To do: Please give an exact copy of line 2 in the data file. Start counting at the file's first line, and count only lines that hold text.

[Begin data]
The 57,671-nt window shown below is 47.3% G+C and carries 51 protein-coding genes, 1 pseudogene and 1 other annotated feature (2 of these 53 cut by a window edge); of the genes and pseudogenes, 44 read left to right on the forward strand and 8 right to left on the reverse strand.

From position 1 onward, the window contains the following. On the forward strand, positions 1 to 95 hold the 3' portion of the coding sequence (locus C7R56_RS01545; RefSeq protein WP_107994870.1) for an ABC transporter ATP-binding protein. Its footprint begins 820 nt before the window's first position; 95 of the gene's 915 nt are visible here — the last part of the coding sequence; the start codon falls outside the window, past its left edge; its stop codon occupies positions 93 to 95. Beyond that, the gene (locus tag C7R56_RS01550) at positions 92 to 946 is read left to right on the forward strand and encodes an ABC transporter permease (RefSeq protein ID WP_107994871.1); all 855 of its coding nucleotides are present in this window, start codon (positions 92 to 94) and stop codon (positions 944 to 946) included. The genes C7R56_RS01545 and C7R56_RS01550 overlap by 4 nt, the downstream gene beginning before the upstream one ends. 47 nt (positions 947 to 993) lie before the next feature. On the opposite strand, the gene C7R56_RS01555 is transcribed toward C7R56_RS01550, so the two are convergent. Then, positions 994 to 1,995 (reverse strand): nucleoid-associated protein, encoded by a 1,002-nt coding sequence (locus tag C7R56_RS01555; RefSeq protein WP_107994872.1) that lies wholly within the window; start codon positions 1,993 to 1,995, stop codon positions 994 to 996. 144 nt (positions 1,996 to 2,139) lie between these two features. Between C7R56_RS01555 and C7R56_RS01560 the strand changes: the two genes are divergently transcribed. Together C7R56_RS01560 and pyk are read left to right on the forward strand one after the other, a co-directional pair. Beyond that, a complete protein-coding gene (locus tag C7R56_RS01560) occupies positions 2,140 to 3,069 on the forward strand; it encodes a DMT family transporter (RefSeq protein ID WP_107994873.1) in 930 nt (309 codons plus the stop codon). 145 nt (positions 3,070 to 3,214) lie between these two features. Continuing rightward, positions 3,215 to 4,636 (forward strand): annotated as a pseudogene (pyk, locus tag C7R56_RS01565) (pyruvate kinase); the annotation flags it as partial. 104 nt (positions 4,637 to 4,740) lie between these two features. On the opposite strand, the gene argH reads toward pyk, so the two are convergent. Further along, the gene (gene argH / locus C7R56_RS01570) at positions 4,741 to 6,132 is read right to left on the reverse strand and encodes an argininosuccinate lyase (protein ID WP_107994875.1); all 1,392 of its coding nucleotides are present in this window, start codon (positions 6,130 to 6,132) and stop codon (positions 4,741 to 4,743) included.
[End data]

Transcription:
From position 1 onward, the window contains the following. On the forward strand, positions 1 to 95 hold the 3' portion of the coding sequence (locus C7R56_RS01545; RefSeq protein WP_107994870.1) for an ABC transporter ATP-binding protein. Its footprint begins 820 nt before the window's first position; 95 of the gene's 915 nt are visible here — the last part of the coding sequence; the start codon falls outside the window, past its left edge; its stop codon occupies positions 93 to 95. Beyond that, the gene (locus tag C7R56_RS01550) at positions 92 to 946 is read left to right on the forward strand and encodes an ABC transporter permease (RefSeq protein ID WP_107994871.1); all 855 of its coding nucleotides are present in this window, start codon (positions 92 to 94) and stop codon (positions 944 to 946) included. The genes C7R56_RS01545 and C7R56_RS01550 overlap by 4 nt, the downstream gene beginning before the upstream one ends. 47 nt (positions 947 to 993) lie before the next feature. On the opposite strand, the gene C7R56_RS01555 is transcribed toward C7R56_RS01550, so the two are convergent. Then, positions 994 to 1,995 (reverse strand): nucleoid-associated protein, encoded by a 1,002-nt coding sequence (locus tag C7R56_RS01555; RefSeq protein WP_107994872.1) that lies wholly within the window; start codon positions 1,993 to 1,995, stop codon positions 994 to 996. 144 nt (positions 1,996 to 2,139) lie between these two features. Between C7R56_RS01555 and C7R56_RS01560 the strand changes: the two genes are divergently transcribed. Together C7R56_RS01560 and pyk are read left to right on the forward strand one after the other, a co-directional pair. Beyond that, a complete protein-coding gene (locus tag C7R56_RS01560) occupies positions 2,140 to 3,069 on the forward strand; it encodes a DMT family transporter (RefSeq protein ID WP_107994873.1) in 930 nt (309 codons plus the stop codon). 145 nt (positions 3,070 to 3,214) lie between these two features. Continuing rightward, positions 3,215 to 4,636 (forward strand): annotated as a pseudogene (pyk, locus tag C7R56_RS01565) (pyruvate kinase); the annotation flags it as partial. 104 nt (positions 4,637 to 4,740) lie between these two features. On the opposite strand, the gene argH reads toward pyk, so the two are convergent. Further along, the gene (gene argH / locus C7R56_RS01570) at positions 4,741 to 6,132 is read right to left on the reverse strand and encodes an argininosuccinate lyase (protein ID WP_107994875.1); all 1,392 of its coding nucleotides are present in this window, start codon (positions 6,130 to 6,132) and stop codon (positions 4,741 to 4,743) included.